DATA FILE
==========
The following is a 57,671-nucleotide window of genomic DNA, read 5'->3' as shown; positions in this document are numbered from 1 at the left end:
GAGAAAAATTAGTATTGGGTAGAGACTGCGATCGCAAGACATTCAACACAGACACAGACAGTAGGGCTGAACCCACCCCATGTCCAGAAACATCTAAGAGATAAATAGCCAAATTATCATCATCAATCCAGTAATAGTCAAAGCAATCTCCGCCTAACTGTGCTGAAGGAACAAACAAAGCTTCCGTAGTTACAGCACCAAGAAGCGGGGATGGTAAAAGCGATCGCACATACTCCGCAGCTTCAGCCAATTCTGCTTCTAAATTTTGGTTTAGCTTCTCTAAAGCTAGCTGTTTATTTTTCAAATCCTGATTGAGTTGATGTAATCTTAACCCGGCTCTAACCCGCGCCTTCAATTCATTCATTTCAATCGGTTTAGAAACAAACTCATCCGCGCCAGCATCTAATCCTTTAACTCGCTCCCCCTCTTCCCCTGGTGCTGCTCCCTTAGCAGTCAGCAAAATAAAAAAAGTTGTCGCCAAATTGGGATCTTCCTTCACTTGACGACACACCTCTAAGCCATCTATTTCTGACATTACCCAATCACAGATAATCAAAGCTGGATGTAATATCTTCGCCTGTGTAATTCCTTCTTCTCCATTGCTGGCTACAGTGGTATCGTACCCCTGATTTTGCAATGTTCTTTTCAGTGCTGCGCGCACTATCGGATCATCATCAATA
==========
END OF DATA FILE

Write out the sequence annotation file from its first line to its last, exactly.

The following is a 57,671-nucleotide window of genomic DNA, read 5'->3' as shown; positions in this document are numbered from 1 at the left end:
GAGAAAAATTAGTATTGGGTAGAGACTGCGATCGCAAGACATTCAACACAGACACAGACAGTAGGGCTGAACCCACCCCATGTCCAGAAACATCTAAGAGATAAATAGCCAAATTATCATCATCAATCCAGTAATAGTCAAAGCAATCTCCGCCTAACTGTGCTGAAGGAACAAACAAAGCTTCCGTAGTTACAGCACCAAGAAGCGGGGATGGTAAAAGCGATCGCACATACTCCGCAGCTTCAGCCAATTCTGCTTCTAAATTTTGGTTTAGCTTCTCTAAAGCTAGCTGTTTATTTTTCAAATCCTGATTGAGTTGATGTAATCTTAACCCGGCTCTAACCCGCGCCTTCAATTCATTCATTTCAATCGGTTTAGAAACAAACTCATCCGCGCCAGCATCTAATCCTTTAACTCGCTCCCCCTCTTCCCCTGGTGCTGCTCCCTTAGCAGTCAGCAAAATAAAAAAAGTTGTCGCCAAATTGGGATCTTCCTTCACTTGACGACACACCTCTAAGCCATCTATTTCTGACATTACCCAATCACAGATAATCAAAGCTGGATGTAATATCTTCGCCTGTGTAATTCCTTCTTCTCCATTGCTGGCTACAGTGGTATCGTACCCCTGATTTTGCAATGTTCTTTTCAGTGCTGCGCGCACTATCGGATCATCATCAATA